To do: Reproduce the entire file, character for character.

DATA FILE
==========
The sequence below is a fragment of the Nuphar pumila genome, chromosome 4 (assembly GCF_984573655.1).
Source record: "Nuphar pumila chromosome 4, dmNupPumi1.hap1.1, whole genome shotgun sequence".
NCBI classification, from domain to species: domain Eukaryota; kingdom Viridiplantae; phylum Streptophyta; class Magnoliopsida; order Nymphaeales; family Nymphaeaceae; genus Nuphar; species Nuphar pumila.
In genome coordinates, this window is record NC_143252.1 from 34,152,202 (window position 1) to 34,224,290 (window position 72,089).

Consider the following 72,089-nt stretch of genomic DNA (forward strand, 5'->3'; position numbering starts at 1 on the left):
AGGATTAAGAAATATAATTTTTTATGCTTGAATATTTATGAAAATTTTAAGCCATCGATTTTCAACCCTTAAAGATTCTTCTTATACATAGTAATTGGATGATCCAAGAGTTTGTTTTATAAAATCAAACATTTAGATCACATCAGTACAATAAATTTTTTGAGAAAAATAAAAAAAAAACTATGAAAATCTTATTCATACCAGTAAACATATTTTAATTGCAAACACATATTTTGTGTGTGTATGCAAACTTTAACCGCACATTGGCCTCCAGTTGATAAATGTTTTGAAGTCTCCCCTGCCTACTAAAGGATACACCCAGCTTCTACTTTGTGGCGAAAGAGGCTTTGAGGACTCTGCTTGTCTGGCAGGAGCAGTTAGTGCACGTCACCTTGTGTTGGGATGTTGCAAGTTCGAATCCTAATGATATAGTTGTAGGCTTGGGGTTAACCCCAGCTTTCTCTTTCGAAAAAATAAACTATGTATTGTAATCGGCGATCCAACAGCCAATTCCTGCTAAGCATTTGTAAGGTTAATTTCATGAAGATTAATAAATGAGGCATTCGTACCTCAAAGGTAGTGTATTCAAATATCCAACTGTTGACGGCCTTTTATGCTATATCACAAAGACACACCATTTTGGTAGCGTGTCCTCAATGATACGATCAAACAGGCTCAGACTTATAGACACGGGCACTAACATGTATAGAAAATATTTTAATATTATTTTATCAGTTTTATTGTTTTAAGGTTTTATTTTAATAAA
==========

The sequence below is a fragment of the Nuphar pumila genome, chromosome 4 (assembly GCF_984573655.1).
Source record: "Nuphar pumila chromosome 4, dmNupPumi1.hap1.1, whole genome shotgun sequence".
NCBI classification, from domain to species: domain Eukaryota; kingdom Viridiplantae; phylum Streptophyta; class Magnoliopsida; order Nymphaeales; family Nymphaeaceae; genus Nuphar; species Nuphar pumila.
In genome coordinates, this window is record NC_143252.1 from 34,152,202 (window position 1) to 34,224,290 (window position 72,089).

Consider the following 72,089-nt stretch of genomic DNA (forward strand, 5'->3'; position numbering starts at 1 on the left):
AGGATTAAGAAATATAATTTTTTATGCTTGAATATTTATGAAAATTTTAAGCCATCGATTTTCAACCCTTAAAGATTCTTCTTATACATAGTAATTGGATGATCCAAGAGTTTGTTTTATAAAATCAAACATTTAGATCACATCAGTACAATAAATTTTTTGAGAAAAATAAAAAAAAAACTATGAAAATCTTATTCATACCAGTAAACATATTTTAATTGCAAACACATATTTTGTGTGTGTATGCAAACTTTAACCGCACATTGGCCTCCAGTTGATAAATGTTTTGAAGTCTCCCCTGCCTACTAAAGGATACACCCAGCTTCTACTTTGTGGCGAAAGAGGCTTTGAGGACTCTGCTTGTCTGGCAGGAGCAGTTAGTGCACGTCACCTTGTGTTGGGATGTTGCAAGTTCGAATCCTAATGATATAGTTGTAGGCTTGGGGTTAACCCCAGCTTTCTCTTTCGAAAAAATAAACTATGTATTGTAATCGGCGATCCAACAGCCAATTCCTGCTAAGCATTTGTAAGGTTAATTTCATGAAGATTAATAAATGAGGCATTCGTACCTCAAAGGTAGTGTATTCAAATATCCAACTGTTGACGGCCTTTTATGCTATATCACAAAGACACACCATTTTGGTAGCGTGTCCTCAATGATACGATCAAACAGGCTCAGACTTATAGACACGGGCACTAACATGTATAGAAAATATTTTAATATTATTTTATCAGTTTTATTGTTTTAAGGTTTTATTTTAATAAA